In four television seasons, four have died.
There have been more than 40 patients who participated in the VH1 reality show, Celebrity Rehab. Last week, 29-year-old alumni Joey Kovar became the fourth to die when his body was found with blood trickling from his nose and ears. As of this writing, toxicology lab results in the case are still pending, but he had battled cocaine, alcohol and ecstasy addiction in the past.
Not unlike many 20-somethings, Kovar liked to party, and he made a name for himself as a hard partier on MTV's The Real World filmed in 2008. In Hollywood, he liked to drink; he liked to get high – he liked to do both while the cameras were rolling. It probably made logical sense to get clean with the cameras rolling, and when Celebrity Rehab offered him a spot on the show, he took it.
But if addiction were an animal, it would be a slithery serpent…eye-catching, hard to hold onto, and all muscle. It is not an easy thing to tame, especially with the world watching. The odds are not good for survival when addiction spirals badly out of control, whether televised or not.
I admit that Celebrity Rehab is intriguing. Although I am an alcoholic who has not attended in-patient rehabilitation, I do believe in most of the things they teach there. I still practice many of the same steps for sober living that the celebrities on the show are taught, with one key difference.
In the few episodes I have seen, the topic of having a higher power was minimized, at best. Without the highest power – Jesus Christ – I would no doubt still be active in my disease, if not dead from it. Daily surrender to him is the most important facet of recovery for my alcoholism – it seemed a dangerous vacancy on the show.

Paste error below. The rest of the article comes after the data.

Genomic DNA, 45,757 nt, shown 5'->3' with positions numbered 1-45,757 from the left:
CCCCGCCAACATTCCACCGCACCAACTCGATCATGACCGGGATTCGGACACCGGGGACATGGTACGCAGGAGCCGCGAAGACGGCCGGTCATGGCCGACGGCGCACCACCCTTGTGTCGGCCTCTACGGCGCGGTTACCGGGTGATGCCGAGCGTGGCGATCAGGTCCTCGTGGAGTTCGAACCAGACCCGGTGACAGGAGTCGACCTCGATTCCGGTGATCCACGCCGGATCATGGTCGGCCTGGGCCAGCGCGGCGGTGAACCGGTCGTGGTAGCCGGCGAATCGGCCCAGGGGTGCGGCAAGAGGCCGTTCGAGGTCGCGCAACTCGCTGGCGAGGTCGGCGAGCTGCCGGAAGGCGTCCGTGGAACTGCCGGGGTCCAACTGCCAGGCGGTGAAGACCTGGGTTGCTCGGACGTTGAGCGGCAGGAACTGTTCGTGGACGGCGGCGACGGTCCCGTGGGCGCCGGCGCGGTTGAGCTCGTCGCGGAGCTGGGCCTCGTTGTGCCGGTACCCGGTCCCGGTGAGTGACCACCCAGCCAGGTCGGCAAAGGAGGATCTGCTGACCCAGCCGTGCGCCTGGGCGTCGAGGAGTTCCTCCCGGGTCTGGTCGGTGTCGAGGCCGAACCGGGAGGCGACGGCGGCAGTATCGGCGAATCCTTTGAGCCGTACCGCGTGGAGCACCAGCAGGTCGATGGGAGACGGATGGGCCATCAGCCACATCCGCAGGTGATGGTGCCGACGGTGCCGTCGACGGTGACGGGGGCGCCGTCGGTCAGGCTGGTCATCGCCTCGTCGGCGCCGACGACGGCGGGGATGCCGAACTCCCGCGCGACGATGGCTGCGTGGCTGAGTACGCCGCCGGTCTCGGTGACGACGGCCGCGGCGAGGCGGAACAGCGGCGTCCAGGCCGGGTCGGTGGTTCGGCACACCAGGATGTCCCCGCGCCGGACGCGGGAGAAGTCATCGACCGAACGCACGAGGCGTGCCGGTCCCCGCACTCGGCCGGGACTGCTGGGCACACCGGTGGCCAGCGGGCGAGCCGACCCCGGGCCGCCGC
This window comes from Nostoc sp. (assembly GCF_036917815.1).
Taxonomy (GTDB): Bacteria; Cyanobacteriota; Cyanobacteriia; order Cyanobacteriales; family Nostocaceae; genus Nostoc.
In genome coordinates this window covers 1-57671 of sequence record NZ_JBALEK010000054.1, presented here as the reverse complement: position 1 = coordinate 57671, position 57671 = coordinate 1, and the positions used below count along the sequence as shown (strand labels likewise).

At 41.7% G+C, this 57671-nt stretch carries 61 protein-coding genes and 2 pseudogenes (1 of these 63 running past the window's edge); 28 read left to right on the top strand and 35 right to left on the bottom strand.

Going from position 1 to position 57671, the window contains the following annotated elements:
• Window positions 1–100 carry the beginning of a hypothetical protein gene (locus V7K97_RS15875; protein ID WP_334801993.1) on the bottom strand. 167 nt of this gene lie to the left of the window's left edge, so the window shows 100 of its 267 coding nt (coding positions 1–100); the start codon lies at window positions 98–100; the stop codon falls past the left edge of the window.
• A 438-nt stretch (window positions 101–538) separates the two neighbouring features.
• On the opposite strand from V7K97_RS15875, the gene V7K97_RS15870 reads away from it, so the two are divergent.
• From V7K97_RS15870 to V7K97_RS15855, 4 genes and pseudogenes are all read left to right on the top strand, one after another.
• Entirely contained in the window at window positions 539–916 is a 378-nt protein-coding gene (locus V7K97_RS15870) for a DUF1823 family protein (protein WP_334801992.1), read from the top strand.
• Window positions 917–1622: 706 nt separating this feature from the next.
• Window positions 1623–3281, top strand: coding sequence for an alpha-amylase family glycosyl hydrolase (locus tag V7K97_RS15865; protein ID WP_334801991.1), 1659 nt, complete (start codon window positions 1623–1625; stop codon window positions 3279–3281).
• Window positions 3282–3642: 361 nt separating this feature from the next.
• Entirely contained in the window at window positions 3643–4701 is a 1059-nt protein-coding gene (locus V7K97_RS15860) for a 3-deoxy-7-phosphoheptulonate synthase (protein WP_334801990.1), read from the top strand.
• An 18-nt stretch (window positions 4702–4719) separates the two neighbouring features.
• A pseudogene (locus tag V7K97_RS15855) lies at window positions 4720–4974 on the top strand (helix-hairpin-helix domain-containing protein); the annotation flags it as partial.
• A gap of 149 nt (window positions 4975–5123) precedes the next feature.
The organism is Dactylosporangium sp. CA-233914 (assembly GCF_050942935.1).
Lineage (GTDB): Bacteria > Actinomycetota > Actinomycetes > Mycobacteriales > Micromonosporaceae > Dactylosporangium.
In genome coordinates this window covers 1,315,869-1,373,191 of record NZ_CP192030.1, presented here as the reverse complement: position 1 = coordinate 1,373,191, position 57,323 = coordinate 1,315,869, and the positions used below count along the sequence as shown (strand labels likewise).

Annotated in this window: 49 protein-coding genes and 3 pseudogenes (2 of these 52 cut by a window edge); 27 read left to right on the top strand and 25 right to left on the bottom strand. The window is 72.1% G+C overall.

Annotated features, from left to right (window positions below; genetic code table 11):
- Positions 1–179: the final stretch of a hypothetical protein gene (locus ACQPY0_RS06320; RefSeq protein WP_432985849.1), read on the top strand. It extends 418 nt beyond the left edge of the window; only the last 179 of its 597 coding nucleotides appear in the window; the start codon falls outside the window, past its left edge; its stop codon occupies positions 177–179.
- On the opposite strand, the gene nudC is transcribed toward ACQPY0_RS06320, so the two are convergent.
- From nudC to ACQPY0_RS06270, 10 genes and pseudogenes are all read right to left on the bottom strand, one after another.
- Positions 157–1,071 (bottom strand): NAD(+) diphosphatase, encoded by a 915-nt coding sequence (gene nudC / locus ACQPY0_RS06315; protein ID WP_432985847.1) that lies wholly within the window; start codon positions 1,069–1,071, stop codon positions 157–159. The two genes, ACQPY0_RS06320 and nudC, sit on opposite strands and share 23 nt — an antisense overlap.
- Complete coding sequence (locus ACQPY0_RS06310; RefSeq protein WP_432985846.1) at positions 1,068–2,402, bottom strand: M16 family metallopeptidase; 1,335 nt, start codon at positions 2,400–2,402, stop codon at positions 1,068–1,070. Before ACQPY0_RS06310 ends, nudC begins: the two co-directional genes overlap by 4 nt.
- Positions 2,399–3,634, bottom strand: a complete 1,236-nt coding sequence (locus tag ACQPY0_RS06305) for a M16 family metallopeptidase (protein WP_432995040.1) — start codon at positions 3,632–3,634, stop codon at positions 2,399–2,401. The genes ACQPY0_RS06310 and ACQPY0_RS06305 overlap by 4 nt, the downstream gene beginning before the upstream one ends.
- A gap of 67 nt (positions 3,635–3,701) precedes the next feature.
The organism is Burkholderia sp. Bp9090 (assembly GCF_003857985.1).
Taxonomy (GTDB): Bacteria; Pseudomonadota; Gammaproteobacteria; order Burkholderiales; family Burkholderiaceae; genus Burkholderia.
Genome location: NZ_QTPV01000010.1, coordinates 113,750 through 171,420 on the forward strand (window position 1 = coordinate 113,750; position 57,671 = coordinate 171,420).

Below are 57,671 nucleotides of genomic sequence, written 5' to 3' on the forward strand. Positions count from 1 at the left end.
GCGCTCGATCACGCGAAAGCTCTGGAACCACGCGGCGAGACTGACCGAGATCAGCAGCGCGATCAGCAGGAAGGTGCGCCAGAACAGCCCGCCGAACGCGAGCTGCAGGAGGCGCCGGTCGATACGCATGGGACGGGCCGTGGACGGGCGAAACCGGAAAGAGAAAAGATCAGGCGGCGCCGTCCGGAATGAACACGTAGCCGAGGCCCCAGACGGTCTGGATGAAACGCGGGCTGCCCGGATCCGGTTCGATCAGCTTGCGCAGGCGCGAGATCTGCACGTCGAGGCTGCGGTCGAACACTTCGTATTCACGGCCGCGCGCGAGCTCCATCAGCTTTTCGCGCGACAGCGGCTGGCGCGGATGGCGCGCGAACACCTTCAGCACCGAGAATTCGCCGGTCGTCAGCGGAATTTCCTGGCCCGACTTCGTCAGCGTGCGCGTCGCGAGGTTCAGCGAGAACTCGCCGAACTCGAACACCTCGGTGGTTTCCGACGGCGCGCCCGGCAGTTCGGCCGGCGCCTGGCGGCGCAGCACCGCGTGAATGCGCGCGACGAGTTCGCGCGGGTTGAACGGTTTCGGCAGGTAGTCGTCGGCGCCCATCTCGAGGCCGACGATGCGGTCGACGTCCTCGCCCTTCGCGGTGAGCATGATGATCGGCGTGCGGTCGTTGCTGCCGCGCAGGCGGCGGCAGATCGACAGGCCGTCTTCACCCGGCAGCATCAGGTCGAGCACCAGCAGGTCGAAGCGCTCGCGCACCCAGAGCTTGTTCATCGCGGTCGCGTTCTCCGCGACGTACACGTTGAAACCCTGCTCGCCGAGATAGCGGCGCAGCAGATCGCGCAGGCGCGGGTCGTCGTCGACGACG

The doctor in charge of rehabilitation is Dr. Drew (Pinsky). He guides patients in healthy directions and calls them out on addictive behaviors. The celebrities respond to one another with all the love, anger and dysfunction you would expect from anyone in early sobriety. The difference is that these individuals were once household names in America. Do they miss the spotlight? Ego is always an issue in recovery, but I would imagine it is especially tender for those who have notoriety.
I like Dr. Drew, personally. He seems affable and kind, in a fatherly way, and I’ve no doubt he cares a great deal about his patients, but he cannot save their lives. They have to crave life more than drugs or alcohol. They have to want to live and do whatever it takes to make that happen. Living in a fishbowl cannot make living sober any easier.
And then there is the issue that the addicts are getting a paycheck for appearing on Celebrity Rehab.
Addiction is a disease, not lack of self-control. The early steps of sobriety are too important to be chronicled like an episode of Jersey Shore or Cake Boss. Packaging recovery as entertainment seems reminiscent of the circus freak show we like to think we’re too evolved to condone.
Who would pay to see a person disabled, sick or deformed, even if that person voluntarily toured with the circus? We would. Four famous individuals did not live to retire from the “circus”.
The dead are:
Rodney King. He become a civil rights figure when videotaped in 1991 being beaten by Los Angeles Police Department officers (the acquittal of those officers sparked a violent riot in L.A. ) He died at 47, his body floating in a swimming pool, drugs in his system.
Jeff Conaway, who starred in the movie Grease and held roles in the television, shows “Taxi” and “Happy Days”. He became addicted to cocaine and – after suffering numerous back surgeries – opiates for pain relief. Ultimately, his body could not process the drugs that his brain deemed necessary.
Former Alice and Chains bassist, Mike Starr. His fatal overdose claimed him at only 44 years of age. He was addicted to Heroin, Methadone, cocaine and marijuana.
And Joey Kovar, was lost in the prime of his life.
Recovery is life or death business. If anything comes from the notoriety of Celebrity Rehab, I hope it is a heightened awareness of addiction. I hope that society sees addiction for the serpent it is, and recovery as a life-giving endeavor, out of the fishbowl.